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Recapping the Most Popular Sessions at Sec Talks

Cobalt
Aug 11, 2020

Security has always been a fast-moving field. In the age of COVID-19, things are only accelerating.

Last month we held a virtual conference, Sec Talks, where we invited some of the industry’s foremost thought leaders to talk about current and future challenges in the security landscape. We held sessions on GRC, product security, DevSecOps, planning for the future, and much more.

In this article we’ll recap some of the most popular sessions, including their most important takeaways. We have also included links to a full recording of each session.

“There are decades where nothing happens, and weeks where decades happen”

To kick the conference off, Cobalt’s Chief Strategy Officer Caroline Wong talked about how the COVID-19 pandemic has affected security teams and organizations. Caroline noted that security is primarily about protecting value in all its forms, and that in recent years value has shifted from the physical world into the digital realm.

Now, COVID-19 has forced us into ‘World 2.0’ — a term coined by economist Tyler Cowen. Some major changes in World 2.0 include:

Naturally, in World 2.0 the demands placed on security have evolved rapidly. To help security teams adapt and overcome adversity, Caroline explained the tactics she uses personally:

“Pay attention to what’s going on, zoom out to think about the big picture and what’s coming next, and humbly learn from people who are smarter than I am.”

To see Caroline’s introduction in full, watch below.

Opening Remarks: How to Overcome Adversity & Adapt to Change from Cobalt.io on Vimeo.

Risk Management and Governance and Compliance, Oh My!

Next on the agenda was “GRC in the age of COVID-19.” Hosted by Cobalt’s Director of Security Ray Espinoza, the panel also included Dan Burke, Director of Third Party Risk Management at DocuSign, and Kim Lamoureux, Lead Security Analyst for Security Risk and Compliance at Playstation.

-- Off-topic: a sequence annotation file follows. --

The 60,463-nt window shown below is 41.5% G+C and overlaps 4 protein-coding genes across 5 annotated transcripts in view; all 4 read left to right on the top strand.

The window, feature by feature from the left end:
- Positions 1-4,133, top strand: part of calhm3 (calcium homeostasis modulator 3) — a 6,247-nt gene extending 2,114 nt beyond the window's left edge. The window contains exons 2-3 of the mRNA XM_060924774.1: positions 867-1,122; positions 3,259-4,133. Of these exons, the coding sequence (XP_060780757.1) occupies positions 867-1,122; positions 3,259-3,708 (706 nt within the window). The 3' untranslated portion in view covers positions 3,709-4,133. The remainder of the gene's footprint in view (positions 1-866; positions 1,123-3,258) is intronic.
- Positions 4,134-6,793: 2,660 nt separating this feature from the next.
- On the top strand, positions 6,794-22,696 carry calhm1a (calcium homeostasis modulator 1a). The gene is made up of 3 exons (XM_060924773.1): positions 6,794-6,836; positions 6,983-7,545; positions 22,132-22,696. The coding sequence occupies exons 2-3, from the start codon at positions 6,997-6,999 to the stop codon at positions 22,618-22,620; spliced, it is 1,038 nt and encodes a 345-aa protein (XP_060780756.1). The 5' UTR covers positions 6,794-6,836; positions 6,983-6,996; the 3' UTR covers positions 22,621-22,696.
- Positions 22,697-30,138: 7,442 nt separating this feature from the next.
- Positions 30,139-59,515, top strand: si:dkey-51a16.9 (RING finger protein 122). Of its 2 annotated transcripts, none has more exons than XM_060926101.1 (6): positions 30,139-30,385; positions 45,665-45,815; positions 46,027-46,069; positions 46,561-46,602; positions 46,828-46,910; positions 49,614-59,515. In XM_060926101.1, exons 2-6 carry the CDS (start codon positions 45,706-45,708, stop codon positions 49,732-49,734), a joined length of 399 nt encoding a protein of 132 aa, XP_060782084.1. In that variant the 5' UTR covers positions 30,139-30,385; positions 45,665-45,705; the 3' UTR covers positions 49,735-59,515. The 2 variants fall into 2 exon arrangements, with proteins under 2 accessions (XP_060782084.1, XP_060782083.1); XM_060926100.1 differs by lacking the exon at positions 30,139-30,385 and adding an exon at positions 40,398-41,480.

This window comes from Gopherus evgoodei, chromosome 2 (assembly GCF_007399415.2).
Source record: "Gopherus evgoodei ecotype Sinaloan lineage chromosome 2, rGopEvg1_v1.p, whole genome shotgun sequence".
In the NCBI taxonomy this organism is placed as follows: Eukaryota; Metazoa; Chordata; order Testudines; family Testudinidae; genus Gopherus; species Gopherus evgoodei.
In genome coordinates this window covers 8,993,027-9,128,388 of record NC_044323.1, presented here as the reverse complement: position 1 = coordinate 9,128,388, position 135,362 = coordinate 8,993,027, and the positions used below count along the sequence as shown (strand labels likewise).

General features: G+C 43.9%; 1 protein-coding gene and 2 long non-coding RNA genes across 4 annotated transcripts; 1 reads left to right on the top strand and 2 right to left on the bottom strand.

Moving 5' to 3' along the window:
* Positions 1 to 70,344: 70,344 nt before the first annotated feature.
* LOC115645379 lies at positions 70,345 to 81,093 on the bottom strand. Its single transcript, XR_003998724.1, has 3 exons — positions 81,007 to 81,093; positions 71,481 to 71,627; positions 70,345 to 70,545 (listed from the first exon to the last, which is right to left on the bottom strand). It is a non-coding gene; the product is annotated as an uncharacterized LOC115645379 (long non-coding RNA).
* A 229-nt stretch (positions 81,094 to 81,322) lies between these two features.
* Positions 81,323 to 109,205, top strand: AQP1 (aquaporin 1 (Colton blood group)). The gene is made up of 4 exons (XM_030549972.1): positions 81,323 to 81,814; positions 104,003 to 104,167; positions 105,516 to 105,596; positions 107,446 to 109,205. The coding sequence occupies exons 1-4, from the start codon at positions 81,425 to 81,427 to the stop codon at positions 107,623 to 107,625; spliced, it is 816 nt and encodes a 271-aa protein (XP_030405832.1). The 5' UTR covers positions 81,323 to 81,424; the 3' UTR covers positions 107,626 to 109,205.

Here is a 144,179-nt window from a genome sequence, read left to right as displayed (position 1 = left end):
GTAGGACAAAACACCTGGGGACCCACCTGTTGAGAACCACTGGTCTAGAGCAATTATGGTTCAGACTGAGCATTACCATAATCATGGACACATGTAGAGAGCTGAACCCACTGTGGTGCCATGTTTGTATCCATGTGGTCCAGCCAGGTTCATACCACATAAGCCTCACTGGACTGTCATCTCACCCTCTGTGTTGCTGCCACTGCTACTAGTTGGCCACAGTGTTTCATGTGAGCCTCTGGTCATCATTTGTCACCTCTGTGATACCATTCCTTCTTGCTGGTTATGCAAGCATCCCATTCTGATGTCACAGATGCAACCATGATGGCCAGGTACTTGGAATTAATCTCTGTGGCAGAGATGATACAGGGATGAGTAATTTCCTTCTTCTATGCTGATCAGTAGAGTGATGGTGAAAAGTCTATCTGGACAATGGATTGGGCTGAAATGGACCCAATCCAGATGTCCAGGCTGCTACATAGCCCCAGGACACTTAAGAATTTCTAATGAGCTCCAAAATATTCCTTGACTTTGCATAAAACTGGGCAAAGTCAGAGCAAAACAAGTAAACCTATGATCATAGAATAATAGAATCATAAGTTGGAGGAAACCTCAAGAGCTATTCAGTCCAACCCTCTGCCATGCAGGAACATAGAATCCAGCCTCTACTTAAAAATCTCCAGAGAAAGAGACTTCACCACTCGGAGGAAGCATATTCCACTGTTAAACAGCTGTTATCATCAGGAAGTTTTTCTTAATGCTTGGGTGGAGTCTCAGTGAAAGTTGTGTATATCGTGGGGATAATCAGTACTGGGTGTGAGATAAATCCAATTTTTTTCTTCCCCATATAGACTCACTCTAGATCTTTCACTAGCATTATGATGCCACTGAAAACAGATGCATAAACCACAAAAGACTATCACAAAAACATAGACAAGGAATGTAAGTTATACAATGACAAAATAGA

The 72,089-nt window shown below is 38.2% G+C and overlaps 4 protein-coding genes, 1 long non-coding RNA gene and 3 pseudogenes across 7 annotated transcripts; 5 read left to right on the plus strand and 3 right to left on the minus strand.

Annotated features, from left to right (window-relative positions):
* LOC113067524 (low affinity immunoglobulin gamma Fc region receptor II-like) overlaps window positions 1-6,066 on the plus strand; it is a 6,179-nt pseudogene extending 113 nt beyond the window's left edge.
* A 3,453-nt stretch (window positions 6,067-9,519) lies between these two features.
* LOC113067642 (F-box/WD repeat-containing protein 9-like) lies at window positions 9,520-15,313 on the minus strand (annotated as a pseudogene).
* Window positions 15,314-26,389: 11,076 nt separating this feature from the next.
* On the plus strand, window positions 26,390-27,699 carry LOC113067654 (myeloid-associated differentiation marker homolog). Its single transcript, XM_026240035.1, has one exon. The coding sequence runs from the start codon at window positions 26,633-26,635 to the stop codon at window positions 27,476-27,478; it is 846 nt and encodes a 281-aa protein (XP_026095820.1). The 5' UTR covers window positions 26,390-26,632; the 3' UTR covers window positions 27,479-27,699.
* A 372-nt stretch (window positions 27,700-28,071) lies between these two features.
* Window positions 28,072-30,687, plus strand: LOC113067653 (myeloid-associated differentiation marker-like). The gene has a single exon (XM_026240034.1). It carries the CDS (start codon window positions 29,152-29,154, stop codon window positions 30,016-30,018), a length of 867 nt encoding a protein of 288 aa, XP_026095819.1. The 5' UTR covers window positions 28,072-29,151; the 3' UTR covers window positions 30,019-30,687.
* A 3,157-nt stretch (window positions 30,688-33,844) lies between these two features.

The top 3 findings from the panel were as follows:

1. Remote working doesn’t harm GRC or risk identification… so long as existing controls are good.

Both Dan and Kim agreed the pandemic hasn’t significantly affected GRC or risk identification. Strong controls are effective regardless of whether the team is on site or off, and even remote audits can be conducted effectively. The panel did note that email is generally not a good communication tool, and that taking time for direct communication (e.g., via video conferencing) is essential.

The panel also highlighted the importance of strong relationships with technology owners and assessors, and noted that maintaining these relationships should be a priority — particularly when most people are working remotely.

2. Third party risk is a challenge… but it always was.

When it comes to assessing third party risk, working closely with the ‘owners’ of an external relationship is essential. Critically, these relationships must be in place in advance — now more than ever. You don’t want to be having the first conversation when something has already gone wrong.

However, as Kim Lamoureux noted, third party conversations have mainly been remote, anyway. Everything from completing questionnaires to understanding the controls of third parties can comfortably be done remotely — coordination between teams is still a challenge, but it always was!